If a major credit rating agency follows through on a downgrade to Eastern Maine Healthcare Systems, the hit would reverberate throughout the extensive financial ties that bind the hospital network.
Perhaps best known for its flagship hospital, Eastern Maine Medical Center in Bangor, the system stretches from Presque Isle to Portland. It includes not only nine hospitals, but also dozens of medical practices and eight nursing homes, as well as pharmacies and ambulance services.
The $1.5 billion not-for-profit organization employs nearly 12,000 people, second in the state only to MaineHealth, which became a competitor in 2013 with EMHS’ acquisition of Mercy Health System of Maine.
EMHS went on to add an Ellsworth hospital to its fold in 2015, and is now in talks to acquire another in Dover-Foxcroft.
The system’s myriad components are fused more today than ever, with the home office providing a range of services to its members, such as human resources and management of health quality improvement programs. The members, in turn, fund the expenses of the home office’s oversight.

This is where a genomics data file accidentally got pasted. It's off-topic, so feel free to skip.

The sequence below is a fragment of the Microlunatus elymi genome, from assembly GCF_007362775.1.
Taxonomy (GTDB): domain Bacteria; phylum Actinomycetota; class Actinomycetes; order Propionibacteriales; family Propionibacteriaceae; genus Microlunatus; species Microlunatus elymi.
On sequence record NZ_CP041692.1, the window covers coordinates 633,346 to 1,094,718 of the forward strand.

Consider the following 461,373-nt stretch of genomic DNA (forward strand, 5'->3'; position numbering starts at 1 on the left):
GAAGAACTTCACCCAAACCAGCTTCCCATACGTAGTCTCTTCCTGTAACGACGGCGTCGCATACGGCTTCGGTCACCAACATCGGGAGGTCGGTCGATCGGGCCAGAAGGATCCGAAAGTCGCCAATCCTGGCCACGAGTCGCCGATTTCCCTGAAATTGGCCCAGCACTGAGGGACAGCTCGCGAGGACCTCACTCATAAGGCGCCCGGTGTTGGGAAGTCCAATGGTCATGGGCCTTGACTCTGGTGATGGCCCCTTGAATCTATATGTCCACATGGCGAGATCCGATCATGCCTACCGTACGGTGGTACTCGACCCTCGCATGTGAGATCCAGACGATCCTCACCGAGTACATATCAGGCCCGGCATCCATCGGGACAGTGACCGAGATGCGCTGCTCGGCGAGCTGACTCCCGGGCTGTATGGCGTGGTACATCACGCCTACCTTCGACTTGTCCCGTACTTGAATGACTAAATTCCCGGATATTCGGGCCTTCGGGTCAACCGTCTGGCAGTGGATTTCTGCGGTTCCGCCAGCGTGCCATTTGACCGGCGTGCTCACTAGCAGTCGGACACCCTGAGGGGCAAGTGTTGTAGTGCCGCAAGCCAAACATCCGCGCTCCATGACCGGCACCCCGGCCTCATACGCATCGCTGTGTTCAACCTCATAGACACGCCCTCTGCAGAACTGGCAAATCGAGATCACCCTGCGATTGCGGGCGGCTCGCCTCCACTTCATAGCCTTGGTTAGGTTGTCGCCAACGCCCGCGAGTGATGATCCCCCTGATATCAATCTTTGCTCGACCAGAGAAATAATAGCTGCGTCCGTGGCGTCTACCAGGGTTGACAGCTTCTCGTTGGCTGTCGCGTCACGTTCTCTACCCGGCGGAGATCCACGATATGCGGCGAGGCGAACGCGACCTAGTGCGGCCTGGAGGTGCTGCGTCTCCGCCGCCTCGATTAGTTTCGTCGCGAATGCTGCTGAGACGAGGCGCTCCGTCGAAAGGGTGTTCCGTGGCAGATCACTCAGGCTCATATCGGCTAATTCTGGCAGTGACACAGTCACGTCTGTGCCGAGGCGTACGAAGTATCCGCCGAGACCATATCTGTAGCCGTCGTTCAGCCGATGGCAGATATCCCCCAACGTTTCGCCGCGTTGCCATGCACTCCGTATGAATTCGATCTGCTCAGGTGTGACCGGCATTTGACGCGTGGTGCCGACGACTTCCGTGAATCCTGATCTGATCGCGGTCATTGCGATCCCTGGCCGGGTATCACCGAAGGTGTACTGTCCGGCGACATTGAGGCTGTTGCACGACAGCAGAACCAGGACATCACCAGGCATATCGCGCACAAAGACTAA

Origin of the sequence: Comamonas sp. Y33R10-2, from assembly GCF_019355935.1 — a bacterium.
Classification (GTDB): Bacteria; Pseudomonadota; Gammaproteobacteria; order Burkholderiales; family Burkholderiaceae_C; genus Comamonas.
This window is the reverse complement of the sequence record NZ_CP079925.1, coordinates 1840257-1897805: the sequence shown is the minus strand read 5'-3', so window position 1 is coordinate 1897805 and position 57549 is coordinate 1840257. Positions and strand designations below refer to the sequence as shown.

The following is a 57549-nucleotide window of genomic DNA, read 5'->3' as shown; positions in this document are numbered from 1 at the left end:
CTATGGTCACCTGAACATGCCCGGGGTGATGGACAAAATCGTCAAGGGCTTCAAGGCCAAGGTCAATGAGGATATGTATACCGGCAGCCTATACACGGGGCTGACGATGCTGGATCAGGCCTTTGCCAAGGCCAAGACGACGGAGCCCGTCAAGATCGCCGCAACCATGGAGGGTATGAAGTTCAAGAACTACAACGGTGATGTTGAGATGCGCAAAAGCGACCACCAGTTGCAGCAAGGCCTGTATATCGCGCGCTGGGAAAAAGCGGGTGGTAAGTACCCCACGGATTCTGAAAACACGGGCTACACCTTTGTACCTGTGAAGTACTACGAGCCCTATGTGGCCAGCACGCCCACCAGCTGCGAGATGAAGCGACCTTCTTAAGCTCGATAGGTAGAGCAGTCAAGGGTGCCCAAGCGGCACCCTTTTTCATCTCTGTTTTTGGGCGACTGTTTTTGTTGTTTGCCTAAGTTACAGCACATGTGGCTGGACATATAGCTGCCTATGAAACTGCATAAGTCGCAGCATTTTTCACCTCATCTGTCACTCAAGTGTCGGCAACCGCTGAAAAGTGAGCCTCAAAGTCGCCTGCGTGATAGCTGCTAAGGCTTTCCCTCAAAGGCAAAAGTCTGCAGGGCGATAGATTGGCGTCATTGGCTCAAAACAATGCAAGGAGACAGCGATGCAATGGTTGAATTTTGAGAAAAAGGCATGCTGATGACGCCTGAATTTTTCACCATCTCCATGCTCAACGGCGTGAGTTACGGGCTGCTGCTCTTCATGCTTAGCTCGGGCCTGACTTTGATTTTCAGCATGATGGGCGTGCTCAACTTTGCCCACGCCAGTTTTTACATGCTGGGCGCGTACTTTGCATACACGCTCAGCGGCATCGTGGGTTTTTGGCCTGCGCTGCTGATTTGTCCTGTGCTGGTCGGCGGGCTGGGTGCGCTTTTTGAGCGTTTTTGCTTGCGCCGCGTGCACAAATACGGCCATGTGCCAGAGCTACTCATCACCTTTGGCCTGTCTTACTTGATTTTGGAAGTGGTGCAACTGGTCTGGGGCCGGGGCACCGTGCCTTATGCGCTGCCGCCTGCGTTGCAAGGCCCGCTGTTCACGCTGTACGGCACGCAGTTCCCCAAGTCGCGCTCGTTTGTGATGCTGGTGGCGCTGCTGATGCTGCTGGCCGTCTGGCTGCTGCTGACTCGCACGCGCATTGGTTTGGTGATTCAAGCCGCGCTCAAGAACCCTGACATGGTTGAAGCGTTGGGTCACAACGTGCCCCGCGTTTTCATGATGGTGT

EMHS says this model has reduced administrative costs and decreased variation across the system. The financially struggling hospitals it has acquired in recent years faced uncertain futures without the purchasing power and scale of a big network.
But it also means EMHS’ members are more focused on the wellbeing of the system than their own financial performance. That’s reflected in the fact that EMHS now reports its balance sheet as a single entity, with little distinction between which profits and losses belong to which members. Individual hospitals no longer publish annual reports detailing their own finances.
As Moody’s Investor Services weighs whether to downgrade EMHS to “junk bond” status, it will view the system as one corporate entity. Meanwhile, the patients who visit its many facilities across Maine for surgeries, doctor’s appointments and lab tests, still typically think of their local hospital as a community institution.